Little Island, 2016
YA – Contemporary
Needlework has been deservedly praised by Louise O’Neill as ‘an experience you’ll never forget’ and by Sarah Crossan as ‘a powerful novel that deserves to be read.’ It tells the story of seventeen year old Ces who is dealing with the aftermath of terrible abuse and trying overcome her past.
While Needlework deals with painful subjects, it is beautifully written and Sullivan’s style allows the reader enter into Ces’ mind. Her voice is very distinctive, and the writing is so lyrical that it is almost like poetry. The narration can be quite rambling as it follows Ces’ thoughts. Myths and fairytales are woven into the story, showing how important stories and words are to her. The novel is interspersed with asides about the process and history of tattooing, showing the pivotal role body art plays in Ces’ life as she seeks to create beauty from pain and make beautiful scars, scars of her own choosing. She wants to regain control over her body both through tattooing (‘When I get a tattoo it will be something private and meaningful. I would like my life to have privacy and meaning’) and through her relationship with Tom (‘I’m using him while also being used’). Ces is an incredibly strong character, she is haunted by her experiences but is trying to find a way to overcome them, while also caring for her mother who has shut down completely. The descriptions of Ces’ tattoo designs are vivid and macabre. This was my favourite:
A diagram of the human heart […] one of crystal glass. All whites and blues. If it beats too hard, this heart will shatter is what the legend underneath it says.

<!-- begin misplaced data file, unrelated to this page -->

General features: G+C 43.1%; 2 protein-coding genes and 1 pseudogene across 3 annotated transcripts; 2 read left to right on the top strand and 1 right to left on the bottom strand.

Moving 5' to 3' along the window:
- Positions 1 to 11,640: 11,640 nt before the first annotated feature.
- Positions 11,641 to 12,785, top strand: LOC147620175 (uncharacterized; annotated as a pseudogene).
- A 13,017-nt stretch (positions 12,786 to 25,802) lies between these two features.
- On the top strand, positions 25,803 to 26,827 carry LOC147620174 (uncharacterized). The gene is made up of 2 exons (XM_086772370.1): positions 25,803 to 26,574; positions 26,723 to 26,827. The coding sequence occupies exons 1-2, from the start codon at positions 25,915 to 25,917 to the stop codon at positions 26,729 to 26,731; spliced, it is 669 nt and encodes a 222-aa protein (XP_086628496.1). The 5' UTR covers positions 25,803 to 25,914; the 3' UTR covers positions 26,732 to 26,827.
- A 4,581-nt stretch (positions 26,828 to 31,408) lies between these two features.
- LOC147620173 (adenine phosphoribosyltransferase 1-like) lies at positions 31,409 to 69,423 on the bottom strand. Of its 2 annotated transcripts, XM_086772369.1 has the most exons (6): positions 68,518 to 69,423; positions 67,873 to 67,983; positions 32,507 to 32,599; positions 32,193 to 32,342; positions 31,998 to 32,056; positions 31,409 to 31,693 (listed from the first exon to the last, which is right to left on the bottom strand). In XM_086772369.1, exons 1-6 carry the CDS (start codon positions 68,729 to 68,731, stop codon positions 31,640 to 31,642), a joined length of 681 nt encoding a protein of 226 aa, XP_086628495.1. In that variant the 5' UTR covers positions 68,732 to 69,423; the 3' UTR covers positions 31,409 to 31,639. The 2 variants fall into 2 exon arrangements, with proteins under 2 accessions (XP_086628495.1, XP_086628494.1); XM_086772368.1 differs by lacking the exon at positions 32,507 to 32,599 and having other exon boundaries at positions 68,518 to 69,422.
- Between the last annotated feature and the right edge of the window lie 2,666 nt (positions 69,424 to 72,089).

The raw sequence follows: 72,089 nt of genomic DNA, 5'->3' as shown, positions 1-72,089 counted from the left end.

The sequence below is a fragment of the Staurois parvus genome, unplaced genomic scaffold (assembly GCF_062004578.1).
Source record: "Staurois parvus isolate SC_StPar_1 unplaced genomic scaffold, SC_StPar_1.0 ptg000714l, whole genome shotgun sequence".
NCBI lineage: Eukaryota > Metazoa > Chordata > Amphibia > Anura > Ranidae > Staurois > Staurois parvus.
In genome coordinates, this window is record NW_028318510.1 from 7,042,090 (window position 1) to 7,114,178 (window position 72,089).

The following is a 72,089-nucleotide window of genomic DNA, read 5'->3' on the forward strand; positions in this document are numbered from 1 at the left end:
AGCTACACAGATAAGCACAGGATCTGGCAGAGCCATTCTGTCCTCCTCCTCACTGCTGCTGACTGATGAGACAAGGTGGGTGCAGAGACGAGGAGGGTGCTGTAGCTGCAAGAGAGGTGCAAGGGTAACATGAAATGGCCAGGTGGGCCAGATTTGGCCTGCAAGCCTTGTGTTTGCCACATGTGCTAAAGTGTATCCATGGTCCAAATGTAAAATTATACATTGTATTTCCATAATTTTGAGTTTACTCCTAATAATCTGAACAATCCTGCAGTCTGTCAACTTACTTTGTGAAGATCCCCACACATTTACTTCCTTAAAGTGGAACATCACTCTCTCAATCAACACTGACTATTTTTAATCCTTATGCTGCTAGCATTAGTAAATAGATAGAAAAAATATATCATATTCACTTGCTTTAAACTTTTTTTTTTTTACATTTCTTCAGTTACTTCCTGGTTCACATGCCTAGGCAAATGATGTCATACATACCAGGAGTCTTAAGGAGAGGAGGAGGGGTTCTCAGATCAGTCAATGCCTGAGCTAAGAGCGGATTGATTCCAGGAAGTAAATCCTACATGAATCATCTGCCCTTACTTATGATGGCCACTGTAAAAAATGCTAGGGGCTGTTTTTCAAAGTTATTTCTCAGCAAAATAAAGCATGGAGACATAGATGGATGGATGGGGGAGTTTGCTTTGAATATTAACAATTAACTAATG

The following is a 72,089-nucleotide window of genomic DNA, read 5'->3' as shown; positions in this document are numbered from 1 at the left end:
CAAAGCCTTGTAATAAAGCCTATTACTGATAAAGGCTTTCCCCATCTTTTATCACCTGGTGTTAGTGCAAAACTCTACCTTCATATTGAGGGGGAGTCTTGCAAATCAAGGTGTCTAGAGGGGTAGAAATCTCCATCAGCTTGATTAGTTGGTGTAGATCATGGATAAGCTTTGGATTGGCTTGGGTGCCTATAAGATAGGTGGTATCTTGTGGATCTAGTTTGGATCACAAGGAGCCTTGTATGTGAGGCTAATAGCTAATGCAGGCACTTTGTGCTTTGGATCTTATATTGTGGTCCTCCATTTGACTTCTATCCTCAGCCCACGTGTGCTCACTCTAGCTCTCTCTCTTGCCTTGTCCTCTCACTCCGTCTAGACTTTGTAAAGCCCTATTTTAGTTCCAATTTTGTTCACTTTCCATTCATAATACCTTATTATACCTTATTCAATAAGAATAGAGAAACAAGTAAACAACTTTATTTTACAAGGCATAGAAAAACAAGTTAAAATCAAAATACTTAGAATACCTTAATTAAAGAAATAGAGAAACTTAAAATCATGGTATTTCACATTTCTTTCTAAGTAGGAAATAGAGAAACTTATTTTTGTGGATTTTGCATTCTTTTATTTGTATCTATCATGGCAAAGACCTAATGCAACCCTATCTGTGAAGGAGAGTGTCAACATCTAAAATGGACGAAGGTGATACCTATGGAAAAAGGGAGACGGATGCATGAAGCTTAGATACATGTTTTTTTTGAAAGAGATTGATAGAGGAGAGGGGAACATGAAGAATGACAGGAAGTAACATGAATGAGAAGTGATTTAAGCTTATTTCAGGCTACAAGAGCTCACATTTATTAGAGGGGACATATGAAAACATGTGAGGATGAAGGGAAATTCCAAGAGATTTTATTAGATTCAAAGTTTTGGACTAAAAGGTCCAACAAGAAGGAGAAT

Needlework is an angry book, as Ces deals with her past, trying to be seen as a survivor rather than a victim (‘No-one likes a victim. Everyone feels sorry for her though’). She rails against the idea that she must always be defined by her past. Sullivan conveys Ces’ self-loathing powerfully, through the ways her appearance reminds her of her father and through her self harm and other destructive coping mechanisms.
It is also a feminist book as Ces thinks about how unfair our society’s treatment of women is. When Tom says she has a ‘big mouth’ she thinks:
A mouth can be a trap, that much is true. A woman’s mouth especially […] People need mouths. For eating and for talking. Things that women are ashamed to do, too little or too much.
She muses on women and sexuality, body image and emotion (‘We’re full of feelings, women. We boil over’). For me, the most powerful part of the book was the chapter entitled ‘Something That You’ll Probably Regret’. It was difficult to read, and Sullivan doesn’t hold back here, giving us an insight into the horror Ces has endured and continues to struggle with. While the book is certainly not an easy read, there is a sense of hope at the end. Ces is strong and resilient, and while the ending is open there is a sense of optimism (‘The memory of pain. And just a scar’).
The cover, designed by Steve McCarthy, is very striking and captures the pain explored by Sullivan in the book. Needlework is a powerful and a painful read, it gets under your skin and it will stay with you. The voice is distinctive and memorable, the subject matter handled with delicacy and sensitivity. I can’t recommend it highly enough.